How do you get a photograph that depicts the essence of cycling? To get a shot that shows what it's really like to be pedaling hard, going fast and flying free, just standing on the side of the road snapping a photo of someone else having all the fun wasn't going to cut it for artist Joe Fike. So he got creative.
Using a GoPro camera and a special selfie-stick, Fike captures photos while he's riding, alone or with a group. In the last three to four years, he's honed his craft, learning what works best for what shot he's looking to get.
A collection of those photos will be on display and for sale at "Musings From a Carbon Cheetah," Fike's art show at the Bakersfield Racquet Club on Friday, organized with help from local artist Art Sherwyn.
"I don't think anybody has ever done anything like art from a bike, from the rider's perspective," Fike said. "You can take pictures of riders but that's not what I wanted to do."
Fike never knows the exact photo he's going to get, since he can't exactly look through a viewfinder while riding. He aims the camera with one hand and snaps the photo with a remote on the handlebars with his other, then hopes he got the shot he was after.
"When I'm shooting, I don't have any control," said Fike, a Bakersfield native who works for Southern Glazer's Wine & Spirits distribution. "I roughly know what I'm seeing."
Once he's back at his computer, Fike chooses his favorite shots, maybe about 10 from a shoot of 80, he said. Fike then digitally manipulates his photos to create his art.
Sometimes he changes the original photo's colors, like one where he turned the sky purple to evoke how cold he was that day. Others he calls his avant-garde pieces, inspired by pop art or surreal art like Pink Floyd album covers. One photo has an eye superimposed in the sky, watching over a cyclist below.
"When you're up in the mountains by yourself, you hear the lizard in the grass, the wind on a bird's wings," Fike said, "and you get that feeling that someone's watching you."
Fike has been interested in photography since he was in high school, back when he would have had to manipulate the film by hand to get the effects he easily creates digitally now, but the foray into avid cycling is more recent. He rode as a kid in the '70s and '80s but got back on the bike a few years ago in an effort to get active. Now, he likes to ride within Kern County, like in Glennville and Woody and at Lake Ming.
"We quit riding and we forget how much we enjoy it," Fike said, explaining an experience that many adults have likely had. "Then I started getting into it (and thought), 'Man, I've got to take pictures and remind people how fun it is.'"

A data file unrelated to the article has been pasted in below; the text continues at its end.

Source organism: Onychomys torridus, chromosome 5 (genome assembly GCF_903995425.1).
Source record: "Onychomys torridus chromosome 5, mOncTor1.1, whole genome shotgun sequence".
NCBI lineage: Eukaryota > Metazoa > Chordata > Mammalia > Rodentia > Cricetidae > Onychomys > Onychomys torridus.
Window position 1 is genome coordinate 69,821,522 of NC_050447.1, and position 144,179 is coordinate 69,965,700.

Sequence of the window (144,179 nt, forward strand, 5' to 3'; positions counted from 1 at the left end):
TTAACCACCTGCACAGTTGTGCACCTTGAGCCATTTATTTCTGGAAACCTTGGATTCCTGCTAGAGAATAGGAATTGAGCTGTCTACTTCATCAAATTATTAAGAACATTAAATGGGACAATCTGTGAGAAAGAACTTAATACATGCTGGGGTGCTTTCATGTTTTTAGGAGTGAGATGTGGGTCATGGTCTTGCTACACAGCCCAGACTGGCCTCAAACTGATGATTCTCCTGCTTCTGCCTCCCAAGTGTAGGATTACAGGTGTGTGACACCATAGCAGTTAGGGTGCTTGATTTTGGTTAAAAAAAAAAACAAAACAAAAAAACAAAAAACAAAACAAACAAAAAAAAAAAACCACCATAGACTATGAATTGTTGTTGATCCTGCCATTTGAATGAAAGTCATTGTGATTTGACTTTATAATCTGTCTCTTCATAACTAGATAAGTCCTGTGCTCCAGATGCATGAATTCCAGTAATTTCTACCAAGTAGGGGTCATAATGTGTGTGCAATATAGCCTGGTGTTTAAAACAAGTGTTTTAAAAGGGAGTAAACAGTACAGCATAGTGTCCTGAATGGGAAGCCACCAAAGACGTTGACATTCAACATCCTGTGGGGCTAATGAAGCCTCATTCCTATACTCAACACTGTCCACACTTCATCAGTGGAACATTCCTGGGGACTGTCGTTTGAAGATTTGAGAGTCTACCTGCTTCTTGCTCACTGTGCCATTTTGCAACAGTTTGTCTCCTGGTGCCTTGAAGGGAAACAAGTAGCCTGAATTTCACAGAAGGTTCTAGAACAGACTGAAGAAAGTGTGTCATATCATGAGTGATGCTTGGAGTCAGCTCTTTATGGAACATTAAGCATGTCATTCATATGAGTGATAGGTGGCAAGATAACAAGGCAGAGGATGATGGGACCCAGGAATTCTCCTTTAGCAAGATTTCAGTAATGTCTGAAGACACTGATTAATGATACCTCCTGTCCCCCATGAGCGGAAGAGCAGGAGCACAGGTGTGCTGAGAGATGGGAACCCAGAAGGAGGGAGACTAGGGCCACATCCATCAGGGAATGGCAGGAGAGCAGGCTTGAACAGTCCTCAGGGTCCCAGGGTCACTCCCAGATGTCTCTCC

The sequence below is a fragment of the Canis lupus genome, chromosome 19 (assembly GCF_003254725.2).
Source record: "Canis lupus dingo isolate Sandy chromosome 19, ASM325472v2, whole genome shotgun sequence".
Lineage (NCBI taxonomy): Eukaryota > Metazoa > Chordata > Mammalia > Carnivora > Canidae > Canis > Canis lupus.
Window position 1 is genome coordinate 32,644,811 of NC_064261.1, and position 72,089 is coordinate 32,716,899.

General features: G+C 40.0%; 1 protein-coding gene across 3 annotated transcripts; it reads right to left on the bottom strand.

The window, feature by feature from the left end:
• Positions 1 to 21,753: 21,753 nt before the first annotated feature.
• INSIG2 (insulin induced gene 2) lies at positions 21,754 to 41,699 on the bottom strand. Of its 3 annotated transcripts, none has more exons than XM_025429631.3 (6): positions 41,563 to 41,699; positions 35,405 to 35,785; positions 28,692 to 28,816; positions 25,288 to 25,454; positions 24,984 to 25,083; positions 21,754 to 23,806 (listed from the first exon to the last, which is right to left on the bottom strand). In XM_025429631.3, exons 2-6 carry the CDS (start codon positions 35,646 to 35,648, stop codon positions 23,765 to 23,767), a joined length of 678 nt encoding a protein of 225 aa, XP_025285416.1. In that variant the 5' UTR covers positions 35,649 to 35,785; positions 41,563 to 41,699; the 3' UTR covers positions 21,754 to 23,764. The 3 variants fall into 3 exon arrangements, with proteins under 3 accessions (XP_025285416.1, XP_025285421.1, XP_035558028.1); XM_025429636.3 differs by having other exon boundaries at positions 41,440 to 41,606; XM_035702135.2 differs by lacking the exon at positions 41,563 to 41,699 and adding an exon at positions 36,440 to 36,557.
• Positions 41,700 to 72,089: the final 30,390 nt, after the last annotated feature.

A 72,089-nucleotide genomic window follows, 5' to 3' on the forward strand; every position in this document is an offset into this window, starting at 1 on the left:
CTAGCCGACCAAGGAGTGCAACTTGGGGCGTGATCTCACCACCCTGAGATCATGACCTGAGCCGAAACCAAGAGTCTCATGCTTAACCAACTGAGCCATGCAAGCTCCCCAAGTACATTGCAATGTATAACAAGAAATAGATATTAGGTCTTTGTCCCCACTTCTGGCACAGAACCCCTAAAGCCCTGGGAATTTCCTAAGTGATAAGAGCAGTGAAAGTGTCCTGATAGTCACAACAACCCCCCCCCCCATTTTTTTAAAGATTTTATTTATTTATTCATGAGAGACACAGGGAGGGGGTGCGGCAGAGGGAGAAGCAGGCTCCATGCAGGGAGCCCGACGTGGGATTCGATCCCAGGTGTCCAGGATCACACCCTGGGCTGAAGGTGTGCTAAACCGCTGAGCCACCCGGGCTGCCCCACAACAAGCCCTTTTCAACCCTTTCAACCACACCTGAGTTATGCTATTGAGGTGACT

First starting to shoot with his iPhone, Fike discovered a GoPro was the best way to capture his art. More recently, he's started taking photos when riding with a pack of cyclists, or a peloton. With no space to safely stretch out his selfie stick in a large group, Fike found a mount for his camera that sits atop his hand and snaps photos with the same remote on the handlebars.
As Fike reacquaints himself with cycling, he's navigating not just the curves in the road but the learning curves of the sport and the art he's developing.
"When I'm out with them, I can't stop and set up (a shot)," Fike said. "To be able to ride with these bike riders, I didn't even bring my camera (at first). Once I was comfortable, then the camera came out."
The evening of the show, Fike will answer questions about his art and Sherwyn will talk about the art of selection.
"A lot has to do with the composition of little shapes and big shapes," Sherwyn said, pointing out the circles and triangles in the spokes of a bike in one of Fike's shots as an example. "They all play a piece of music. It has a rhythm."
Fike got Sherwyn's lesson one-on-one, as the former art teacher helped the cyclist pick his best shots and made him explain what he liked about each one.
"I was telling him why his work was strong," Sherwyn said. "He was doing it quite naturally."
Though a little nervous about putting himself and his art out there for the show, Fike said he's been excited about it, especially when he unpacked the 16-inch-by-20-inch metal prints of photos he'd previously just seen on his computer.
"Now I'm looking, going, 'Oh my God,'" Fike said.
For those who can't attend Fike's show, his Instagram page (@joefike68) is another way to check out his photos, scrolling back to see the evolution of his art.